Surf without a browser

Desktop application are being closely integrated with the web. With Adobe integrated Runtime (AIR) it is possible to surf the web, play videos, and even make Net calls from within the application itself, sans a browser.

Web 2.0 a new way for the end-users and web developers to use the web. In this second-generation web, the desktop will be closely integrated with the web. This integration will be so tight that a user will not even be conscious about it. For instance, one will not be able to discern whether the media player is playing songs from Internet or from his local hard disk.
Until now, this is kind of integration was not possible, because no web 2.0 service works without a browser like Internet Explorer or Firefox. Even widget are dependent on some core application operation system functions. But Adobe claims to have broken free from the web browser and OS shackles with its Adobe Integrated Runtime (AIR). AIR works much like a web browser by fetching data directly from database on a web server. It communicates with its own file system. This runtime shows that applications can bypass the web browser.
AIR is really a cross-operating system runtime. It lets developers use their skills in HTML, AJAX, Flash and Flex to build and deploy rich Internet applications to the desktop.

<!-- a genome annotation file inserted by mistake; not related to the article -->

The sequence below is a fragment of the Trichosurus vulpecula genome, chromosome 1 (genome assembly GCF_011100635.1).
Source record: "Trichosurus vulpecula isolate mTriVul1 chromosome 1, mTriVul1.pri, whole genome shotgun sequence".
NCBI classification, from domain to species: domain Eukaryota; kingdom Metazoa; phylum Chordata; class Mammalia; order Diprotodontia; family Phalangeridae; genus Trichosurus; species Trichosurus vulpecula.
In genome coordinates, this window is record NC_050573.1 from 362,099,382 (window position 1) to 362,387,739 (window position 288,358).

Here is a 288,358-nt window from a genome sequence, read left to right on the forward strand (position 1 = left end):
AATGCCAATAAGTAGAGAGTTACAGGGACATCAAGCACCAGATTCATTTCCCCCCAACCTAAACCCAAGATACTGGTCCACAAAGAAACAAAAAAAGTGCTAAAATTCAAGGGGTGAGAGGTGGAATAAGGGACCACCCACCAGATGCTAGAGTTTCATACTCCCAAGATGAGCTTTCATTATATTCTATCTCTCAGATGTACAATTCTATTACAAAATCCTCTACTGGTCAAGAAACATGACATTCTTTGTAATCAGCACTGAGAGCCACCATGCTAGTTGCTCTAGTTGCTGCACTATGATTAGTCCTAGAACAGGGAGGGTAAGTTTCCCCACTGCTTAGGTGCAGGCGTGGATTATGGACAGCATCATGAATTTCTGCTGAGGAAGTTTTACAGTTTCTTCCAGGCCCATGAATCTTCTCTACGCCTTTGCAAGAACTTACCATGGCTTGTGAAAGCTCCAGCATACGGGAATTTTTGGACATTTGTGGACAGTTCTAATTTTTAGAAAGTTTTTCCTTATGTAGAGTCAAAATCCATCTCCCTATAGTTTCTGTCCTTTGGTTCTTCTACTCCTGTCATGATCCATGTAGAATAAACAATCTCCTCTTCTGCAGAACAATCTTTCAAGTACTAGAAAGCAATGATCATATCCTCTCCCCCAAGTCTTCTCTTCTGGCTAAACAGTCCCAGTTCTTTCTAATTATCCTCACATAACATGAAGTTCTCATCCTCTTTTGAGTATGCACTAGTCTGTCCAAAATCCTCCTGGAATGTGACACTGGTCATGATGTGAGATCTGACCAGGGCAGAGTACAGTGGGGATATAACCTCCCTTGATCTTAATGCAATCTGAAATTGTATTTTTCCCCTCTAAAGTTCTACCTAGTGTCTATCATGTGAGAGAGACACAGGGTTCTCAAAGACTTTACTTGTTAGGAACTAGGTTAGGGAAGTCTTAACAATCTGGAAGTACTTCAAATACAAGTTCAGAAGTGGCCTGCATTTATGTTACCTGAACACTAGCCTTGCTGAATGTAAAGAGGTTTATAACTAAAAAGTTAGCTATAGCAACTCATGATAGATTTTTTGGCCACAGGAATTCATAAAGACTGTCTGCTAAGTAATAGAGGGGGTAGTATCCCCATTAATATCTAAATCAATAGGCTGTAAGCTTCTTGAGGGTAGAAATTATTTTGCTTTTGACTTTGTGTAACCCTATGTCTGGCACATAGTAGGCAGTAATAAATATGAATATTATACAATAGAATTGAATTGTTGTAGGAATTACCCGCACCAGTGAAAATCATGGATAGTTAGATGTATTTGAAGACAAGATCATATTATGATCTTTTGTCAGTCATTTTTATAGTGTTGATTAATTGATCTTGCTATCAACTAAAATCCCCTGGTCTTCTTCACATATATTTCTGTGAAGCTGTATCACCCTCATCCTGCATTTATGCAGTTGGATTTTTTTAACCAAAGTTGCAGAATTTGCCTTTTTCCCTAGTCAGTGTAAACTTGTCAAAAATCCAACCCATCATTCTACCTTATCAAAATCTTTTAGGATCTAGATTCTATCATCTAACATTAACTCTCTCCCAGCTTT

Air is Free to use and one can download the framework from Adobe's labs website. Once installed, you can sample all the AIR tools, which are readily available on the same site; all tools are freeware! The installation of the tool is tool is smooth, because unlike Windows applications, AIR programs do not populate the registry, and do not use Windows DLL libraries. So you have cleaner system even after you uninstall it.
You can start the installation of the runtime by double clicking on the appropriate installer file. All program files are available in a compressed form, similar to ZIP archive. The installer simply copies the files for the selected programs. Once installed, you can start the runtime by double-clicking its icon on the desktop.

The Verdict
The concept of AIR points to the future and can take the Idea of web 2.0 a step forward. Finetune is a good example. Thanks to AIR, web radio no longer runs from website; it is on your desktop! You can see more examples on Adobe's Labs site, use "labs adobe air" keyword to search in Google.
But how many programmers are interested? A few have mastered traditional language like C and C++. Literally nothing works in AIR without Action script by flash. One does not need to AIR to create Flash-like advertisement banners, mainly used for commercial purpose. Enthusiasts who have a good idea about Web 2.0, and who want to implement it for the desktop, may be interested. In future, we are likely to see a blend of functions in AIR and silver light.
There will be web tools without browsers, written in the traditional codes.


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